So fast that Hancock’s state representative, Democrat Willem Jewett of Ripton, who has been working with the Vermont Economic Development Authority (VEDA) to find a new owner for the plant, was surprised to hear about Fabbioli’s purchase two weeks after the auction.
“I’m encouraged that someone’s going to make use of that building,” he said. “But you can’t declare success at six to 10 (employees).”
Jewett lobbied for the original financing package — a $730,000 Community Development Block Grant and a $640,000 VEDA loan — that helped former Vermont Plywood CEO Dan Davis purchase the plant in 2004.
Since Vermont Plywood’s closing, Jewett has been working with VEDA, Green Mountain Economic Development Corp., the Central Vermont Regional Planning Commission and the Hancock selectboard to organize a forum on economic planning for the White River Valley.
If Fabbioli is successful, Jewett said, his business cultivation center could be an invaluable asset to Hancock and the surrounding towns. But it’s going to take the whole town’s involvement to make it work. And it may be too late to save the school.
“The people of Hancock can’t just wait around,” he said. “I know that valley. I know how small it is, how tight it is. If they don’t do some things to take control of their future, the market isn’t going to turn in their favor.”
For Perera, who has lived in Hancock for 40 years and tries to document “everything that’s major in town … before it passes into history and disappears,” the auction itself marked a turning point in local history.
GOING, GOING, GONE
The auctioneer, from Joseph Finn Auctioneers in Newton, Mass., began the bidding for the entire plant, including the machinery, which Perera said was worth millions of dollars, at $500,000. When no one bid, the auctioneer tried to sell the plant and surrounding acreage starting at $300,000. Still, no one bid.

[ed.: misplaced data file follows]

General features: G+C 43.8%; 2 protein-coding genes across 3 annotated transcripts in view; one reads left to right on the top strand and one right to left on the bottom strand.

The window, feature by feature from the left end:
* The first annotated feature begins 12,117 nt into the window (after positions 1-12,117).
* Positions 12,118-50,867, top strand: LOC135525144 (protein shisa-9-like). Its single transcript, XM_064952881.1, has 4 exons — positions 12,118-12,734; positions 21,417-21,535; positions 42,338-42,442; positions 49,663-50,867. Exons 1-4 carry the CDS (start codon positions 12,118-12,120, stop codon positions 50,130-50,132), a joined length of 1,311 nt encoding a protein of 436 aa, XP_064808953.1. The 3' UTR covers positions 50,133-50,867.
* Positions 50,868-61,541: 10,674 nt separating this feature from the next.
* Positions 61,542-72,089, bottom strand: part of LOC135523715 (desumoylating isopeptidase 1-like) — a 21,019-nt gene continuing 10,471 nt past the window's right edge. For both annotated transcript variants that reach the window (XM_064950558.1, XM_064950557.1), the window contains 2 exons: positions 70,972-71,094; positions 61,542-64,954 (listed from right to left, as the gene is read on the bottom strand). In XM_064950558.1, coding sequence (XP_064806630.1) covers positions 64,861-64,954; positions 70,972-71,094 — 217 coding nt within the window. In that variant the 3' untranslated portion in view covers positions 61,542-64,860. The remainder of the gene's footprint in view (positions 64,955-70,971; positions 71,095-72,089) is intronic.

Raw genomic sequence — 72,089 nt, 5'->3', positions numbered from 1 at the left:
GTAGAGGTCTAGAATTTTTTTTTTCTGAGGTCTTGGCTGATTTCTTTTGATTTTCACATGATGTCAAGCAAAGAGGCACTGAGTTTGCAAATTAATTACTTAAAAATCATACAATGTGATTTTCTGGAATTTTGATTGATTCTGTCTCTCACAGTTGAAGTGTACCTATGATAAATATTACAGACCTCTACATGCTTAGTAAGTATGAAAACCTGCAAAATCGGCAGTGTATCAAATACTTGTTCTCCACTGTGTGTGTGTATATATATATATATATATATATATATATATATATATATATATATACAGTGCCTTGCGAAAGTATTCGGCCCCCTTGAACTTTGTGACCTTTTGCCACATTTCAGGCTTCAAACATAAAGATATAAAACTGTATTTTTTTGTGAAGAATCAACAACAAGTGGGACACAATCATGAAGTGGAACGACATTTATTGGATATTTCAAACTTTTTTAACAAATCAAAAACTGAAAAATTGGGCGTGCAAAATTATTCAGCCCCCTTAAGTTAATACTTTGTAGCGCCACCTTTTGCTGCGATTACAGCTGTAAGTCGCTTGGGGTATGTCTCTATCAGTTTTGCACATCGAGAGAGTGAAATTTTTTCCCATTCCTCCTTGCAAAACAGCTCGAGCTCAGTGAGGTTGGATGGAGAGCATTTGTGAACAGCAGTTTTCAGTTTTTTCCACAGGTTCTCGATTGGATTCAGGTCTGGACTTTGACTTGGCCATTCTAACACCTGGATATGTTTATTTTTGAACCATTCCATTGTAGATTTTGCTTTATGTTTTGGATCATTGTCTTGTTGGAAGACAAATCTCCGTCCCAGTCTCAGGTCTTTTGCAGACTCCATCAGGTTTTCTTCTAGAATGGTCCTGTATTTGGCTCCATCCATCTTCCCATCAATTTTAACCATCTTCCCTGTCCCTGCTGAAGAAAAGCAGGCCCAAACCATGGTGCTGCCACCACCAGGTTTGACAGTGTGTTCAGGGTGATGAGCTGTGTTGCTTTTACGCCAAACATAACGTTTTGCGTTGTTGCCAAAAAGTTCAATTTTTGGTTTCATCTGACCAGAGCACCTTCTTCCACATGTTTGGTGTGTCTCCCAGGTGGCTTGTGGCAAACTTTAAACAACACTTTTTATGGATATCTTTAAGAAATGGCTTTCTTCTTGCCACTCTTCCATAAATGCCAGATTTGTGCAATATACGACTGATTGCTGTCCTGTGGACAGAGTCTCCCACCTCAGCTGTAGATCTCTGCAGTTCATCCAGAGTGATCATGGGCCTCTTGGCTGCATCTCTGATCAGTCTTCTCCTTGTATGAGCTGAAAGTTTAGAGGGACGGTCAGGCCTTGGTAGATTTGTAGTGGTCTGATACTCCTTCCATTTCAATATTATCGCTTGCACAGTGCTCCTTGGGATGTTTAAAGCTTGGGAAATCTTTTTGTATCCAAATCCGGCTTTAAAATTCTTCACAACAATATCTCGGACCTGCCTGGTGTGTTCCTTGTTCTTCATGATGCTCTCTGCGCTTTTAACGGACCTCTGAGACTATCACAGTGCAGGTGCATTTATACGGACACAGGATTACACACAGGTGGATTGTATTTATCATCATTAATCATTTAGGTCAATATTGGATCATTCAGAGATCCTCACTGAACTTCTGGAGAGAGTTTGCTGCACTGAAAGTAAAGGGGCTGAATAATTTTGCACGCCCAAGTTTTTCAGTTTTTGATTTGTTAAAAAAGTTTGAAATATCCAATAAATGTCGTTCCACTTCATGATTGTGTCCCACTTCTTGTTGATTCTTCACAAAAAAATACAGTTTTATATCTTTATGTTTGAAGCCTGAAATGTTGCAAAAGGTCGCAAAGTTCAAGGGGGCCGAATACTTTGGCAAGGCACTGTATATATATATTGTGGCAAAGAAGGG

At $100,000, the minimum bid the bank would accept, the auctioneer sold the plant back to the bank. Then he moved on to selling off each piece of machinery individually.
“The minute he sold one machine, he killed the plant,” Perera said. “Every piece of machinery was necessary to allow the mill to continue making plywood.”
In a report he submitted to the Addison Independent, Perera wrote, “The total of all the 209 individual items and lots came to approximately $130,000 … Office computers sold for as little as $25. Shop tools sold for as little as $10. Whole rooms filled with hardware and parts went for a few hundred dollars.”
The Globe press, which had cost hundreds of thousands of dollars new, sold for $2,500, the hot press for $3,500.
“At the end of the auction, people paid for their items and began removing them from the mill,” he wrote. “It felt a little like a funeral.”
That’s when Fabbioli came rushing in. He found that the representative from the bank was still there, and he bought the old plant right away.
“I was almost ready to stand up on my chair and cheer,” Perera said.